I attend a public university, which in Argentina means that although its education quality couldn’t be better, there are certain aspects that not everyone would accept. Besides sometimes lacking benches for all the students, having still a horrible pavement floor and being basically the ugliest building I’ve ever seen, sometimes some people like to interrupt classes. Most of them are to promote their Marxist student agrupations, but only once in awhile there are people from outside the university who sell random things.
Last week, when the Semiology proffesor was taking list —one of the few classes that care about if you’re present or abscent —, a young man unexpectedly came in. I guess he was around 30 and although he wasn’t in rags, you could easily realize that money wasn’t abundant in his life. Just like the first time I saw him in my first Sociology class, the Semiology professor also seemed to know him. The young man didn’t speak too clearly. I though he might be deaf, but he could listen to what the professor told him perfectly.
When the professor with his always computerized and serious voice asked him how he was doing, the young man told him that that morning he had a tooth pain, so he went to the dentist to have a root canal treatment done. The professor was surprised. ”Oh, they already did it to you?”, the young man answered that indeed it was already done to him as if he didn’t understand why it was so surprising for the professor. “Where did you go to the dentist?”, asked my professor and the young man told him that he went to one near Constitución. For the way he talked about it, I thought that it was a public hospital, but when the professor asked him if it was free, the young man laughed and denied it. So the professor told us: “You see, you need to help him pay his root canal treatment”, but the young man interrupted him “No, I already paid it!”, and the professor answered him “You shouldn’t say that if you want to sell!”, but the young man had other trick for us, “But I still have to pay for the crowns that are $500”. “All of them?”, “Ha, no, each of them! I was given some medicaments too but I was told that I should only buy them if I feel pain”. “Well, you’re lucky that this is a classroom full of women and they tend to have more sympathy in them”, we laughed and even more when the young man said: “Yes, that’s why I never go to engineering!”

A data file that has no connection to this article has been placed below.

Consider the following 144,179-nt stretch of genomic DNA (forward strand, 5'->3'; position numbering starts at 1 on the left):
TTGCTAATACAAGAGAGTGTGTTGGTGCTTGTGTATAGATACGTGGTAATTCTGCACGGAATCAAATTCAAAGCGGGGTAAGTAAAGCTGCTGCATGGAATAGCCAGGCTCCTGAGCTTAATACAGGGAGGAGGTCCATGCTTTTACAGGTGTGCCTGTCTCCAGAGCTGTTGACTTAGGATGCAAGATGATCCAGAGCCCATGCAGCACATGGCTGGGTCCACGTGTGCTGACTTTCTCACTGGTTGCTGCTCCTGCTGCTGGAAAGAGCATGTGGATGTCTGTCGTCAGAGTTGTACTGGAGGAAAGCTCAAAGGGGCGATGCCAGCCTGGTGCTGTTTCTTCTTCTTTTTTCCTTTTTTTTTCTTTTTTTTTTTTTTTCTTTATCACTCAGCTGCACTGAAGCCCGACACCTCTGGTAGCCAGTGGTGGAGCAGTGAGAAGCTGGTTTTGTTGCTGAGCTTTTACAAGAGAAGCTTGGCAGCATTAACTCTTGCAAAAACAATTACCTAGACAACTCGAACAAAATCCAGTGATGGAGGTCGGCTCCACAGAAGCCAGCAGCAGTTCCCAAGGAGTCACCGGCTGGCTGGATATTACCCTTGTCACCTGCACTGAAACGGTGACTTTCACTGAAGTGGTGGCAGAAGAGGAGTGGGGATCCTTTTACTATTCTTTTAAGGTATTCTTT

Then the young man told us “What type of joke do you want to hear, a green, yellow or white one?” Someone answered “green”. It was a funny joke and it was the same that he had told in the Sociology class a few weeks ago, but I laughed again. It seemed that he told us the joke as an excuse for selling us Halls. So next he went around the classroom while the proffessor went to the back and sat on a bench.
"The good thing is that I bought them at $2 and I sell them to you for $3!" he mocked us and rather than being offended we laughed. The professor told him that he was making a 33% of profit, but the young man told him "No, it’s 50%. You don’t know anything!", and the professor said: "As long as they don’t know, there is no problem" and next he asked him: "Do your parents still sell bread?" . The young man answered: "Yes, but I industrialized. Making bread every day was too tiring. But I wake up at the same time they do! At 4AM they wake up! I wake up with them, so that I can get here on time at 7AM for the first class."
Once he finished selling to almost all of us — how could we not buy a small package of Halls after such a long introduction?— and was about to leave, the professor told him: “Buy the medicaments they gave you, even if you don’t feel any pain”. The young man insisted that they told him that it wasn’t neccesary and handed in the prescription to my professor. “These are antibiotics. They probably told you that because they thought that you couldn’t afford it, and they thought that as long as you don’t feel pain, there is no infection. But I know that you can afford it, right?”, the young man answered that he could and assured him that he would buy the medicaments. He thanked us, left and the proffessor continued taking list.
And that’s how I helped to pay a root canal treatment and dental crowns.